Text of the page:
What is your perspective on the Obama Administration’s “Asia Pivot” or “rebalance” policy, and what policy should the Trump administration pursue with respect to the Asia-Pacific, and China in particular

While we have been debating whether we should put less weight on our left foot (the Middle East) in order to put more weight on our right (Asia), China has just kept growing — at three times the US rate. As a result, America’s side of the seesaw has tilted to the point that both feet will soon be dangling entirely off the ground

But I believe that we need first to understand the shape of the challenge we face. There is no “solution” for the dramatic resurgence of a 5,000-year old civilization with 1.4 billion people. e ground. What America needs most at this moment is not a new “China strategy,” but instead a serious pause for reflection, followed by a surge of strategic imagination as penetrating as that displayed by those “wise men.” In short, it will demand something far beyond anything we have seen since the opening to China.

What I will say is that the strategy toward China that America has followed since the end of the Cold War, known as “engage but hedge,” is fundamentally flawed: it is a banner that permits everything and prohibits nothing. It relies on balancing China while hoping that China will become a liberal democracy, or at least accept a subordinate place in the American-led international order. It should now be obvious that this is not going to happen. If the US just keeps doing what it has been doing, future historians will compare American “strategy” to illusions that British, German, and Russian leaders held as they sleepwalked into WWI.

What is the current state of China-North Korea relations? How have they evolved in recent years? Given China’s desire to avoid a collapsed state and/or having the US military close to its borders, how much pressure can China be expected to apply to North Korea?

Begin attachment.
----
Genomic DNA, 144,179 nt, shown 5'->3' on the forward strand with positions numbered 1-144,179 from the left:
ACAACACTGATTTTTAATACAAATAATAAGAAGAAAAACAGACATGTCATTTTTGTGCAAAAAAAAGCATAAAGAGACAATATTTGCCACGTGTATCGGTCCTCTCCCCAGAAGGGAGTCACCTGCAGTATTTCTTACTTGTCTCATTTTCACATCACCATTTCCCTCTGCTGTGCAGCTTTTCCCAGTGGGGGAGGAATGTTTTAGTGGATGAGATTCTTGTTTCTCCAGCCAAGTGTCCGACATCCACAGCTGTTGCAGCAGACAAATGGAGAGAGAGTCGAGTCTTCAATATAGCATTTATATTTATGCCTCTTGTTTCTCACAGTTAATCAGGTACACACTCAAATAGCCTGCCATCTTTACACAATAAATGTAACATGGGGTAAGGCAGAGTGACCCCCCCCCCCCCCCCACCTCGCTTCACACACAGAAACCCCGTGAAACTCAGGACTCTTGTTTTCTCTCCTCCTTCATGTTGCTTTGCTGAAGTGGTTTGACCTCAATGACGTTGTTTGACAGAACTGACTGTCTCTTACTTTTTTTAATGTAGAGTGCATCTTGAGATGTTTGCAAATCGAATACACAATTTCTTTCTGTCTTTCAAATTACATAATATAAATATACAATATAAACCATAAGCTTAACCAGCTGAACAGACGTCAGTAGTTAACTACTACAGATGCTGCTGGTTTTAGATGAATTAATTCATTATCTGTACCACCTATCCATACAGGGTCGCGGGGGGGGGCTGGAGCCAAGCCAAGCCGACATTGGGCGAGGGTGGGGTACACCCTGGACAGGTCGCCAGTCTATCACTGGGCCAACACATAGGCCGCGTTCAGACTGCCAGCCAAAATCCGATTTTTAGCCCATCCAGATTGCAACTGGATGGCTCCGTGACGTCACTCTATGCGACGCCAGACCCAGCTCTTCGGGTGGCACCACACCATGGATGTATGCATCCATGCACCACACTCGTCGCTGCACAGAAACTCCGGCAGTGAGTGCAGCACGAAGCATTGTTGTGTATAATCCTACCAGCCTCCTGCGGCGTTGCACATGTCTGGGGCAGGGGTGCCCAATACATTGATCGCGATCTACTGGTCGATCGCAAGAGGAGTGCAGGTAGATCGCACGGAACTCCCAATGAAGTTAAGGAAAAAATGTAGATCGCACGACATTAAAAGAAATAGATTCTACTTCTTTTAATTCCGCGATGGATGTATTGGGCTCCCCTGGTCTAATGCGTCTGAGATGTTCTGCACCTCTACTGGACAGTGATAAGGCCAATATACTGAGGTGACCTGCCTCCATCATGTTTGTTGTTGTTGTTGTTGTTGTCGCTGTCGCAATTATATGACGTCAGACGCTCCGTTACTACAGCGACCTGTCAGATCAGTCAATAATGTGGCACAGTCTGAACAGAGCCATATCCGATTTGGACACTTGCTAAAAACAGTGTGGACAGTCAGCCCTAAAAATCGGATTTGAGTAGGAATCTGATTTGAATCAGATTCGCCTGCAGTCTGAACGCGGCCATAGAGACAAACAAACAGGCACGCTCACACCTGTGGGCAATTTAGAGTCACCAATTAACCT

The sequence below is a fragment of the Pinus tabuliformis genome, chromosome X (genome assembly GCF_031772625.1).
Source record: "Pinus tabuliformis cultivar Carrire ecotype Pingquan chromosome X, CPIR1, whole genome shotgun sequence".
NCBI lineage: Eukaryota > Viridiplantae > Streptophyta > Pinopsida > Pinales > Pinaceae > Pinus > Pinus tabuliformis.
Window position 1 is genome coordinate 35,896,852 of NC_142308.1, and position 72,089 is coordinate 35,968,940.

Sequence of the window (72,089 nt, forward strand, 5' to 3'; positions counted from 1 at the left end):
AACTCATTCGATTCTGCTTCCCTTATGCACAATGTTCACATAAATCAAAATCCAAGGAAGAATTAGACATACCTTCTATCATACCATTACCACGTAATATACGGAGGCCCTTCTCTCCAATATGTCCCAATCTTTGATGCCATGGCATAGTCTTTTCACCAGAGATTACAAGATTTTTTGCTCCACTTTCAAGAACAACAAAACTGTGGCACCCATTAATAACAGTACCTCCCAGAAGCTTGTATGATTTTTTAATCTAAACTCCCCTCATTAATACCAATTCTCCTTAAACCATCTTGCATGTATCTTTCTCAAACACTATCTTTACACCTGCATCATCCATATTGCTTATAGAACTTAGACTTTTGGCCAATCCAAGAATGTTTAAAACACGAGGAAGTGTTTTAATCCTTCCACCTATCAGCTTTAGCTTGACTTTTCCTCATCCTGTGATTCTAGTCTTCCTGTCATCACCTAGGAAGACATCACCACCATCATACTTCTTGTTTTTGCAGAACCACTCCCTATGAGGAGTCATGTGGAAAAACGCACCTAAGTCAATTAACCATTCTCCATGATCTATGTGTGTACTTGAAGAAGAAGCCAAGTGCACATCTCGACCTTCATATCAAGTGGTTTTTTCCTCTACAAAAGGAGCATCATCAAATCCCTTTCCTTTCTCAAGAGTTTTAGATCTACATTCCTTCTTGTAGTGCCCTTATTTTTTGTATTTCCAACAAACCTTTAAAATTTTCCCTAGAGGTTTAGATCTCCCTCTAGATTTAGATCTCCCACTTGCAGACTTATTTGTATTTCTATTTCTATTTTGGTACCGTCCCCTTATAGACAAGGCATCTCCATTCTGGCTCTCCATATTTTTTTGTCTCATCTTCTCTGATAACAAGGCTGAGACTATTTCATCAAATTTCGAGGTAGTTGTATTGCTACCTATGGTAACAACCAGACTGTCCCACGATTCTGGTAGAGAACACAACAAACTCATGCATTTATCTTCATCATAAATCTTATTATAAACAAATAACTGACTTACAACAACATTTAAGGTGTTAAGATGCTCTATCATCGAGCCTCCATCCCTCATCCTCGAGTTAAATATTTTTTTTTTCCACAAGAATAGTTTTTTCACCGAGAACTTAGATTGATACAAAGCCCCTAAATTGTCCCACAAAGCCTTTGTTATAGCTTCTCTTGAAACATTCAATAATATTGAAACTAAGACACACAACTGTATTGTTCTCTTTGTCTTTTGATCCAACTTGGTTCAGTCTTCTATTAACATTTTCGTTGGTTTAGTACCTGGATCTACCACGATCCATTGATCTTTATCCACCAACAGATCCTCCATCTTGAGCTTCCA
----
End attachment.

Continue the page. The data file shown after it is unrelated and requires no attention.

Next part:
China-North Korea relations are worse than ever before. Outraged by Beijing’s support for sanctions, some North Korean statements have even begun implicitly threatening China, noting that North Korea’s missiles can fly in any direction. Chinese internet users commonly refer to Kim Jong Un as “Little Fatty” and reportedly Xi Jinping personally cannot stand him. However, the strategic situation has not fundamentally changed for China. They see stability on the Korean Peninsula, even with an antagonistic neighbor, as preferable to any feasible alternative. They remain unwilling to support any action that would lead to the collapse of the regime. And they continue to see the biggest anomaly on the peninsula as the presence of the US.

How likely is it that a US-North Korea military conflict would trigger a wider Sino-American war? Under what circumstances might we expect China to intervene (or not intervene) in an American conflict with North Korea? 

Anyone who finds it hard to believe that a military conflict with North Korea could drag the US into war with China should remember 1950. In June of 1950, a Communist North Korea lad by KJU’s grandfather attacked South Korea and almost succeeded in reunifying the country under his control. The US came to the rescue at the last minute and US troops pushed the North Koreans back up the peninsula, across the 38th parallel, and rapidly approached the Chinese border. McArthur expected to wrap things up before Christmas so that US troops could come home. The possibility that China, which just the year before had consolidated control of its own country after a long, bloody civil war, would attack the world’s sole superpower, who just five years earlier had dropped atomic bombs on Hiroshima and Nagasaki, was for McArthur inconceivable. But he awoke one morning in October to find his forces attacked by a “peasant army” of 300,000 Chinese who beat the US back down the roads they had come up, to the 38th parallel, where the US was forced to settle for an armistice. Tens of thousands of Americans, hundreds of thousands of Chinese, and millions of Koreans died in that war.

for China the prospect of South Korea conquering the North and bringing US troops to China’s borders is as unacceptable today as it was in 1950. Expect China to intervene in some fashion on the peninsula in almost any military scenario―even if only to seize and hold a buffer zone in the north, as Chinese troops have recently been drilling to do.

Even if Chinese forces entered North Korea with no intention of fighting the US, there are many scenarios in which war could still occur through miscalculation, including a “vertical track meet” between Chinese and US special forces rushing to secure the North’s nuclear weapons in the event of a regime collapse. These weapons are held near China’s borders, so it is very likely that if and when US troops arrive, they will find Chinese special forces already there.